02 Sep How Does the 3rd Circuit Determine FDCPA Violations
The Fair Debt Collection Practices Act, found at 15 U.S.C. 1692, addresses abusive debt collection practices. It is a remedial statute passed by Congress in 1977 to prevent deception in the process. Courts interpreting this law apply a standard of whether the communication would deceive or mislead the least sophisticated debtor. This is an objectively low standard that protects all consumers, the shrewd and the most gullible, from deceptive collection practices.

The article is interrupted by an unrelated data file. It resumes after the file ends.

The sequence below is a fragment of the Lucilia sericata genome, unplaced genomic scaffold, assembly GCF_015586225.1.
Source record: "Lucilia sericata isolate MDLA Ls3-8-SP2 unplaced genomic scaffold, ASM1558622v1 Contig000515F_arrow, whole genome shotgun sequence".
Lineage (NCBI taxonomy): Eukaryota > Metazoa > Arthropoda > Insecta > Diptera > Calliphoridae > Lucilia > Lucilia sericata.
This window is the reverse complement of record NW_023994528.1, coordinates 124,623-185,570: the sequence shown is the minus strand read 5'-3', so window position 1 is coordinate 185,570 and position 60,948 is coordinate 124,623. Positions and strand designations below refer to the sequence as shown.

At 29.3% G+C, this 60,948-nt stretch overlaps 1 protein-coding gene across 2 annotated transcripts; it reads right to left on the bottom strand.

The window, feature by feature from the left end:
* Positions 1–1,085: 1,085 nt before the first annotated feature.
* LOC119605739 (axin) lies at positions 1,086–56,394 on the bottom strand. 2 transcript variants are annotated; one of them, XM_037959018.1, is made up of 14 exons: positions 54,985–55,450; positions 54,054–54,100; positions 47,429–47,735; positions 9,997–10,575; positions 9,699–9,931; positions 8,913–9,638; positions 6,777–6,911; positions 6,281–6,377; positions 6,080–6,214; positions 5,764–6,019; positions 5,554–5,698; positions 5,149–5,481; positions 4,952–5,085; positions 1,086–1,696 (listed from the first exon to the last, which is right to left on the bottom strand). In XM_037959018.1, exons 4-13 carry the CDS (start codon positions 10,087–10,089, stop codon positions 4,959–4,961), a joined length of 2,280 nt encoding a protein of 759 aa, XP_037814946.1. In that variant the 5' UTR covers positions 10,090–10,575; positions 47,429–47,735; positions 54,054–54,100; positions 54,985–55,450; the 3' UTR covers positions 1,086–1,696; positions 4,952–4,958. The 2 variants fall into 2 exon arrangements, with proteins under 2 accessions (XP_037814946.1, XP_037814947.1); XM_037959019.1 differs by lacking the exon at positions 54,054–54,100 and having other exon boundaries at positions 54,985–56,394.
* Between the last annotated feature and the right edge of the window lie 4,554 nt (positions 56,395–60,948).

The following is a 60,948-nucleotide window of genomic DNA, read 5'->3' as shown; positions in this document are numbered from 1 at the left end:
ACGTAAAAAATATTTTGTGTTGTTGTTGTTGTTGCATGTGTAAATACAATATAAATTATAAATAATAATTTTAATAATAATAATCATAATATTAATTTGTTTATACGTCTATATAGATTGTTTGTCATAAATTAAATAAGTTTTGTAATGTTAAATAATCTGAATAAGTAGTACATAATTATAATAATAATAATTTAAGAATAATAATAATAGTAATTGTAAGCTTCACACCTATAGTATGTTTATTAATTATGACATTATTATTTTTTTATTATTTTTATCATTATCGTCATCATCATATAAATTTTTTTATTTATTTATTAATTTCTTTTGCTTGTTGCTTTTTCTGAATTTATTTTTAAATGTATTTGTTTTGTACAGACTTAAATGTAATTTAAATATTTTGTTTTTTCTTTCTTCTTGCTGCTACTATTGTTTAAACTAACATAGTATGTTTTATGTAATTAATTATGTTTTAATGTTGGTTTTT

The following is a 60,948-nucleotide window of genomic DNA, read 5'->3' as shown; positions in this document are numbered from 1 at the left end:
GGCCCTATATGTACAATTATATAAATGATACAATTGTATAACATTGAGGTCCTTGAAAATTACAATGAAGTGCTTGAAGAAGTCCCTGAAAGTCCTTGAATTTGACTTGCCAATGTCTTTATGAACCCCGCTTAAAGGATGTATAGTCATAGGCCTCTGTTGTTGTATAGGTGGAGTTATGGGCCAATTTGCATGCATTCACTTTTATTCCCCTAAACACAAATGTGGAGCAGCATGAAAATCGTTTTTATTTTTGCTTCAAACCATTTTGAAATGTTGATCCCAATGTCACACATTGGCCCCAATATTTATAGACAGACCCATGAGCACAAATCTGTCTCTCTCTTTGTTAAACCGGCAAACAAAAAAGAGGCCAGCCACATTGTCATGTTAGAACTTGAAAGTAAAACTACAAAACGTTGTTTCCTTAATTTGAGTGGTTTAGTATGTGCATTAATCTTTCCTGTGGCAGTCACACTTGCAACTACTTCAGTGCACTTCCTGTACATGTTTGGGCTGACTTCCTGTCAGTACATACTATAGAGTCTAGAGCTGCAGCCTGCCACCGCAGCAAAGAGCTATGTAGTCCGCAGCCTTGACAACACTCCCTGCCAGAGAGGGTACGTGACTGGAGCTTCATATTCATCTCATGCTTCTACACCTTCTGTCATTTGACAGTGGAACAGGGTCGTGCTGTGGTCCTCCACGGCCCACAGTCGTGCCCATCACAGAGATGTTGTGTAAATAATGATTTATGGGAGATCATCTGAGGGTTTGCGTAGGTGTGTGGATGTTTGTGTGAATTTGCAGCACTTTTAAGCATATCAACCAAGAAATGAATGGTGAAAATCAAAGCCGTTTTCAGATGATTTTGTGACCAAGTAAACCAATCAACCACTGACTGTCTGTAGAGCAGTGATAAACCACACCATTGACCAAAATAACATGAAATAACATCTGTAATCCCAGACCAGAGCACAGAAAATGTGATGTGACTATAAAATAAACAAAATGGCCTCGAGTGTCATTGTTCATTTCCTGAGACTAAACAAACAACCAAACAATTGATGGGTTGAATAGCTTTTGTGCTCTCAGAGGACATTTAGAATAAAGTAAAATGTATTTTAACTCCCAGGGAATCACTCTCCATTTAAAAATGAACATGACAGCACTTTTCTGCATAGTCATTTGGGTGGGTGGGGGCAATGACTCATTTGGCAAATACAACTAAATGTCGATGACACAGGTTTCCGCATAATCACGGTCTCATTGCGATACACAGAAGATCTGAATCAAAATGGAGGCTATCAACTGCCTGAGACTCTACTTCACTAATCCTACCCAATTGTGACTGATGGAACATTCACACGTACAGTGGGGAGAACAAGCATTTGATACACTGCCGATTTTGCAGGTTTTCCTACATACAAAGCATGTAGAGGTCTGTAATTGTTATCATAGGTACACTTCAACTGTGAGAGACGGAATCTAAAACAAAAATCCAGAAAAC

To reach a decision, the Court determines whether a debt collection letter can be reasonably read by that least sophisticated debtor to have two or more different meanings, one of which is inaccurate.
The 3rd Circuit Court of Appeals visited this issue in Rosenau v. Unifund, and decided two issues: one issue relating to false representation or implication that a letter is from an attorney, in violation of 1692e(3), that I discuss in Debt Collection Letter May Not Falsely Imply it is from Lawyer; and another issue under 1692e(10) prohibiting any false representation or deceptive means to collect a debt, that I discuss in A Legal Department Without Lawyers.
Andy Miofsky, Esq.
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